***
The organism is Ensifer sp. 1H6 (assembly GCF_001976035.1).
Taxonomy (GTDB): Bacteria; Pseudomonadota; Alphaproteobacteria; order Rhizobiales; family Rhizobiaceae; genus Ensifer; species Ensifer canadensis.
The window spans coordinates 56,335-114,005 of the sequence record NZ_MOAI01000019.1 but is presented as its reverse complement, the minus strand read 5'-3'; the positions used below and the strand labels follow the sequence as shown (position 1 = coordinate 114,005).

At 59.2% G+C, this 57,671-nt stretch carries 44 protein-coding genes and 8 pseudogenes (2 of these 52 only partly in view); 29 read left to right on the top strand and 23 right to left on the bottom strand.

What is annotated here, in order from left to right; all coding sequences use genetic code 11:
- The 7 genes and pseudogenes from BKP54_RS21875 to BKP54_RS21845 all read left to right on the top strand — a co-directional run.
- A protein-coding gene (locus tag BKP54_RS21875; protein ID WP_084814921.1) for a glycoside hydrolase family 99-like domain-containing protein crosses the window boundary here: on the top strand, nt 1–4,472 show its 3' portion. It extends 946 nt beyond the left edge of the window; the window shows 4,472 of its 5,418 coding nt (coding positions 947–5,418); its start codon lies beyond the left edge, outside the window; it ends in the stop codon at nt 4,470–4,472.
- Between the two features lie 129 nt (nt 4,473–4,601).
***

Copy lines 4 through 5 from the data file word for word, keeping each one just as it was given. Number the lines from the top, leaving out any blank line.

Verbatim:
At 59.2% G+C, this 57,671-nt stretch carries 44 protein-coding genes and 8 pseudogenes (2 of these 52 only partly in view); 29 read left to right on the top strand and 23 right to left on the bottom strand.

What is annotated here, in order from left to right; all coding sequences use genetic code 11: